7.   Beware school bags and lunch boxes, especially after 2-weeks of holiday break.  The contents of a plastic container which at one time held lunch but now contains a vomit-scented science experiment can scar a parent for life.

6.   I don’t need to go into great detail here, but children’s underwear which get tossed in the laundry and have sat there for a couple of day and should have been brought to the parents’ attention before they smell / touch / spread throughout the rest of the laundry / house.

5.   As a child I was scarred when someone came into our school (likely Public Health) with these pink chew tablets and when we chewed them the plaque on our teeth turned dark pink.  I was horrified to chew the tablets but also became a fanatical tooth brusher / flosser later in life.   If they tool was still available, and we gave them to our children, the result would be horrifying, especially when we pass the tooth brushing on to them.

4.   Find the kids hiding spot in the house / car… I dare you.  The candy wrappers, chewed gum (especially if you don’t let them chew gum) and other crap they have accumulated / borrowed / stolen / broken would make you tear out your hair.

3.   Sleep!  UGH.  You’ll never get enough, never make up the lost sleep, which makes you look and feel older, and forget sleeping in your own bed!  There are nights where I have slept in every child’s bed with them because of; nightmares, weather, threat of bad weather, sickness, threat of sickness, loneliness, manipulation, I woke them up, or because they’re kids and kids are awesome and just want the attention.  Spending quality time with your kids and being there for them is awesome because there will come a day when the think you’re gross, but as for your sleep… Forget about it!  It’s over.

2.   When girls and boys go from being “yucky” and “gross” to silence.  That silence means they have taken notice and it might be time for that puberty check (armpit hair).  Then it’s a whole different ball game, my friends!  A completely different set of nightmares and worries.

1. Once you get it all figured out and everything seems to be in order (meaning you finally broke them and they are fully complying, or they’re moving out to go to University) you realize just how much you’re going to miss them.  Miss picking up after them.  Miss telling them to chew with their mouths shut.  Miss giving them advice and miss their company, their senses of humour, and they ability to lighten up a room (or clear that room).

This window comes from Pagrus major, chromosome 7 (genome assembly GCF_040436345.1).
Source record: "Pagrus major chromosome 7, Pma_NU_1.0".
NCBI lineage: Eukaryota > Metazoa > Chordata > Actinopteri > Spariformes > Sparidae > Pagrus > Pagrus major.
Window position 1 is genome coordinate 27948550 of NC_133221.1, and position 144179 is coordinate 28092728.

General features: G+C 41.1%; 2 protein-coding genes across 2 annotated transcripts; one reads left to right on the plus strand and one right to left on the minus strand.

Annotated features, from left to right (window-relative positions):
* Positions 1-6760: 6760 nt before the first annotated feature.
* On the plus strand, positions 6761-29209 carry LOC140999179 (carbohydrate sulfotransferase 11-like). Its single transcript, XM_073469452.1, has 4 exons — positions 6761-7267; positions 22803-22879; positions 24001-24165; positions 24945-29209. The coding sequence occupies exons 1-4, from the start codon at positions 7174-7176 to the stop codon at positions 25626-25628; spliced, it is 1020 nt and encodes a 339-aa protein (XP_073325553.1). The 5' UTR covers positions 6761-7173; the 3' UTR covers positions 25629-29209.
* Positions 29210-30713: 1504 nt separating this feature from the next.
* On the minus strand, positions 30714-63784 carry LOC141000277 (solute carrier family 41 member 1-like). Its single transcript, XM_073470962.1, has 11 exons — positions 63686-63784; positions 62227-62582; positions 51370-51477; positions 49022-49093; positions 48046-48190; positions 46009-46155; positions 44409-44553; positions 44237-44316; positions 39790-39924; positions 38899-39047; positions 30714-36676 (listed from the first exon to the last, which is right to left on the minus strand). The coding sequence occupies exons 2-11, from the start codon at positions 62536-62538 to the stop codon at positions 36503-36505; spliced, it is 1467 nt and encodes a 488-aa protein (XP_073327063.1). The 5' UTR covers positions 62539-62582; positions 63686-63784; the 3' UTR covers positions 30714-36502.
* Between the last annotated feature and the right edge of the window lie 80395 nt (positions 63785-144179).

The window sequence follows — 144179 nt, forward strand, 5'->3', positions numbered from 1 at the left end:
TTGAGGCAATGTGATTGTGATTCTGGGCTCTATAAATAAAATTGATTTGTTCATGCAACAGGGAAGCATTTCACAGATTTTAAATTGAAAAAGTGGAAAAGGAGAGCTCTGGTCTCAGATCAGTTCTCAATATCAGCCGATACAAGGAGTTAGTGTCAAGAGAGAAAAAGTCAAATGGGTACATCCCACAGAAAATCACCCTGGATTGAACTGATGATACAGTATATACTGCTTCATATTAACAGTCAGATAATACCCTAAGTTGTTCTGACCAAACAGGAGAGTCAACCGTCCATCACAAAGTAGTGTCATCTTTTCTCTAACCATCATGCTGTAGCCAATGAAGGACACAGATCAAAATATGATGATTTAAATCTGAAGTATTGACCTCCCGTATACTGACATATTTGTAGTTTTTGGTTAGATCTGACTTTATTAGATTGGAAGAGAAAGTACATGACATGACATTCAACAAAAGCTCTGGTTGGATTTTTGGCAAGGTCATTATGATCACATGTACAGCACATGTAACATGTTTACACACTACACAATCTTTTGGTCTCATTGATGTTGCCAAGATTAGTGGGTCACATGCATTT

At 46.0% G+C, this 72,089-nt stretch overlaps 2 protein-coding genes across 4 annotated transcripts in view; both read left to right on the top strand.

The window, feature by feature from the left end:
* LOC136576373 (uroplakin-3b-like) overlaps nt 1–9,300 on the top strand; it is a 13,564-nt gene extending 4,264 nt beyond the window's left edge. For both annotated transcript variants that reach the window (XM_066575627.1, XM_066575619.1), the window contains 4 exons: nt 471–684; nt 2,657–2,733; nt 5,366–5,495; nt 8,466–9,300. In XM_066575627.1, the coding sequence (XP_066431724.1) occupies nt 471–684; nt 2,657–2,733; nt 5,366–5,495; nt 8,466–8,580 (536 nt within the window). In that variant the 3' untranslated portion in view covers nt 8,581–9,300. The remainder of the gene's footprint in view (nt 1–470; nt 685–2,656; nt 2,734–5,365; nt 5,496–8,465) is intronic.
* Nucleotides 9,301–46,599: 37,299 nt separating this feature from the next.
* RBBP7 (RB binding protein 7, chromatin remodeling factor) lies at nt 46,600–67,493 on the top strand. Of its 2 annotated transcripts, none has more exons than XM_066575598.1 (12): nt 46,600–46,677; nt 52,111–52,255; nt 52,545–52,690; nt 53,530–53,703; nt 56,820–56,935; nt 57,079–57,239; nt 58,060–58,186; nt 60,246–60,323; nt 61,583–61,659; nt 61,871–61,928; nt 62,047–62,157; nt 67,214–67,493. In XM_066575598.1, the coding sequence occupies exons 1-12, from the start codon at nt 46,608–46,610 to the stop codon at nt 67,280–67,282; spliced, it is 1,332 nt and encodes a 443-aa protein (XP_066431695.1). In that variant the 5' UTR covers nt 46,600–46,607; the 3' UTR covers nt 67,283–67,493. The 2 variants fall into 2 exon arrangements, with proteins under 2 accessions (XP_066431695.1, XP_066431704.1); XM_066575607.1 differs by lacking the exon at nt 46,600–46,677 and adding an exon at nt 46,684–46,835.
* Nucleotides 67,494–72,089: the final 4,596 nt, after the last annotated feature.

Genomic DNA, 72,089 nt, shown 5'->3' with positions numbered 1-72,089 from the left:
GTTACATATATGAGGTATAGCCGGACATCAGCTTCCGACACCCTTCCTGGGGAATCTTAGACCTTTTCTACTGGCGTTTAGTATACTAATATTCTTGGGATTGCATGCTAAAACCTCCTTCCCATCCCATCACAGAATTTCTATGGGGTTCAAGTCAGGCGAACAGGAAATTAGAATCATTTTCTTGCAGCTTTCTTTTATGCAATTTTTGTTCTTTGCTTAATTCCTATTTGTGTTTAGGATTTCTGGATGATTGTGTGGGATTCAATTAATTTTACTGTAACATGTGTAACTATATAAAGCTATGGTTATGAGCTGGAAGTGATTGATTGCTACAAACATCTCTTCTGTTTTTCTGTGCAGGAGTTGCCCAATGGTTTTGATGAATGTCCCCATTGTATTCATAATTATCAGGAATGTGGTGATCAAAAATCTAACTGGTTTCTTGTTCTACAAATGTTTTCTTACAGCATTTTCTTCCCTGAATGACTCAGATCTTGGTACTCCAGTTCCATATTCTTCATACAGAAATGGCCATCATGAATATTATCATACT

So make sure this Friday the 13th, after you explain to your kids the myths and superstitions, that you hug them, kiss them and tell them you love them.

Deep down they love you too and might even admit it today (but take it back tomorrow).

… Is that a black cat!!!

 

Aaaarrrrrggghhhhhh.

THIS is What Weighs on the Minds of the Youth of Today…


I wish that I could get into the head of my children!

It seems to be WAY more fun in there, than in the “real” world and sometimes you can just tell when you look at them that they are off in their own world probably having a great time.

Sometime I forget that children possess a combination of curiosity, and I-don’t-care in the way they look at life and when you take into account their naivety, and their innocence, its no wonder they want to be in their own little world.

But to hear what they are thinking about can come at an unexpected time and can often be refreshing and hilarious, take for example the comment blurted out in the car by my son Stewie;

“By the time I am ready to buy a car there won’t be any good license plates left…”

Ummmm…

Yes, that might be the case, my wife and I struck with silence and as processed this odd comment, and of course, he was not finished, so he completed his thought with this;

“I’ll get stuck with a sucky license plate like Poop-so.”

So not only was he concerned that all of the good license plates will have been taken in, what, 10-15 years when he will have his own car,  but he has actually given thought to what that license plate he will be stuck with, will say.

“Poop-so”.

Well, son, Poop-so is a pretty cool license plate.

 

Dinks, Doinks, Clowns and Jerks… How our conversation on the ride home from school progressed…


If only I could record everything that my children say which is either clever, hilarious or unexpected… They’re awesome and I love having conversations with them, or just listening to them, as they grow up.

The ride home from school was no exception.  It began with my play-by-play recap of my ball-hockey game last night, actually both my ball hockey games – back-to-back, but thinking about it now, I’m not sure they asked so much as I wanted to tell them.  LOL.  During the first game, I was one of three defensemen then moved to become one of 5 forwards.  There was a lot of running and there is nothing I like more than getting my money’s worth and running my ass of at these games!

What I wanted to tell my kids was about one play where an opposition player ran a pick play on me, and then my reaction.  My hope is always that by taking the higher road, I can teach my children how to react in situations like these and keep them from doing or saying something which can cause them pain or suffering.